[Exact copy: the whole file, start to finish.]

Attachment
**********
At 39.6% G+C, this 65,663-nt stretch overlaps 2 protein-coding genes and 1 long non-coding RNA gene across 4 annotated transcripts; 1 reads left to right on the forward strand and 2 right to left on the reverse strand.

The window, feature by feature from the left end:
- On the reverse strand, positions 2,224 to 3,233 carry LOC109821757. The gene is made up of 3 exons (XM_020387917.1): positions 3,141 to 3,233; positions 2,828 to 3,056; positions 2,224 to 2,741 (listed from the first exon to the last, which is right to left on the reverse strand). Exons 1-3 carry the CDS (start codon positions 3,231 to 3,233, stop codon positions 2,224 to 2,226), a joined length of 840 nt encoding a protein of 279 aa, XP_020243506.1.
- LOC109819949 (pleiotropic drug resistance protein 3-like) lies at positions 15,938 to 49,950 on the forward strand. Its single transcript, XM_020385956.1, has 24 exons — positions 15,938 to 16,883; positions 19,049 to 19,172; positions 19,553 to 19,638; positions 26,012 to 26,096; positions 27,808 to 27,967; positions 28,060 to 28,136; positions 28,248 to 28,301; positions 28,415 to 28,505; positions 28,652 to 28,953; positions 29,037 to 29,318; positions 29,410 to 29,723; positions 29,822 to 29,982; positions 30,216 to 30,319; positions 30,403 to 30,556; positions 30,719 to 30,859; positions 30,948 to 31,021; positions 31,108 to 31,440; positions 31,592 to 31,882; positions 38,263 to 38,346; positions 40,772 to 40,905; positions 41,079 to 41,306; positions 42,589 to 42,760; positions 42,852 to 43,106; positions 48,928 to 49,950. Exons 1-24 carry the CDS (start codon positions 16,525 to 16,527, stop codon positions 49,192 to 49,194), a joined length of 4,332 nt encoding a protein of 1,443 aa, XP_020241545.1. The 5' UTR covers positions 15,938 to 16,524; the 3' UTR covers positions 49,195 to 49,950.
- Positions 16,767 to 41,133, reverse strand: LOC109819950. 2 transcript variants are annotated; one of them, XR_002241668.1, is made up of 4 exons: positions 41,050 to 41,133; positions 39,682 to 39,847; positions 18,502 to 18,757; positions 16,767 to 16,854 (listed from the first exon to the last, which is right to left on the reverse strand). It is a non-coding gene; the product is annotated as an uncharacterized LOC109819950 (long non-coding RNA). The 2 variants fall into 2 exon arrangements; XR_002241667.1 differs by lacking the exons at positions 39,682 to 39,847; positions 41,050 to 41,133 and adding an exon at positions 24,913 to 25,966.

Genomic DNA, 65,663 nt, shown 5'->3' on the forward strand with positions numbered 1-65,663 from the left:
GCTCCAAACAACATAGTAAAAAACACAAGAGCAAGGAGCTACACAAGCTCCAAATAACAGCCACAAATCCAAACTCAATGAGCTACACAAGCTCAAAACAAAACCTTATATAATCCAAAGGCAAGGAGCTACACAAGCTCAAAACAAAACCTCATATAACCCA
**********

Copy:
At 39.6% G+C, this 65,663-nt stretch overlaps 2 protein-coding genes and 1 long non-coding RNA gene across 4 annotated transcripts; 1 reads left to right on the forward strand and 2 right to left on the reverse strand.

The window, feature by feature from the left end:
- On the reverse strand, positions 2,224 to 3,233 carry LOC109821757. The gene is made up of 3 exons (XM_020387917.1): positions 3,141 to 3,233; positions 2,828 to 3,056; positions 2,224 to 2,741 (listed from the first exon to the last, which is right to left on the reverse strand). Exons 1-3 carry the CDS (start codon positions 3,231 to 3,233, stop codon positions 2,224 to 2,226), a joined length of 840 nt encoding a protein of 279 aa, XP_020243506.1.
- LOC109819949 (pleiotropic drug resistance protein 3-like) lies at positions 15,938 to 49,950 on the forward strand. Its single transcript, XM_020385956.1, has 24 exons — positions 15,938 to 16,883; positions 19,049 to 19,172; positions 19,553 to 19,638; positions 26,012 to 26,096; positions 27,808 to 27,967; positions 28,060 to 28,136; positions 28,248 to 28,301; positions 28,415 to 28,505; positions 28,652 to 28,953; positions 29,037 to 29,318; positions 29,410 to 29,723; positions 29,822 to 29,982; positions 30,216 to 30,319; positions 30,403 to 30,556; positions 30,719 to 30,859; positions 30,948 to 31,021; positions 31,108 to 31,440; positions 31,592 to 31,882; positions 38,263 to 38,346; positions 40,772 to 40,905; positions 41,079 to 41,306; positions 42,589 to 42,760; positions 42,852 to 43,106; positions 48,928 to 49,950. Exons 1-24 carry the CDS (start codon positions 16,525 to 16,527, stop codon positions 49,192 to 49,194), a joined length of 4,332 nt encoding a protein of 1,443 aa, XP_020241545.1. The 5' UTR covers positions 15,938 to 16,524; the 3' UTR covers positions 49,195 to 49,950.
- Positions 16,767 to 41,133, reverse strand: LOC109819950. 2 transcript variants are annotated; one of them, XR_002241668.1, is made up of 4 exons: positions 41,050 to 41,133; positions 39,682 to 39,847; positions 18,502 to 18,757; positions 16,767 to 16,854 (listed from the first exon to the last, which is right to left on the reverse strand). It is a non-coding gene; the product is annotated as an uncharacterized LOC109819950 (long non-coding RNA). The 2 variants fall into 2 exon arrangements; XR_002241667.1 differs by lacking the exons at positions 39,682 to 39,847; positions 41,050 to 41,133 and adding an exon at positions 24,913 to 25,966.

Genomic DNA, 65,663 nt, shown 5'->3' on the forward strand with positions numbered 1-65,663 from the left:
GCTCCAAACAACATAGTAAAAAACACAAGAGCAAGGAGCTACACAAGCTCCAAATAACAGCCACAAATCCAAACTCAATGAGCTACACAAGCTCAAAACAAAACCTTATATAATCCAAAGGCAAGGAGCTACACAAGCTCAAAACAAAACCTCATATAACCCA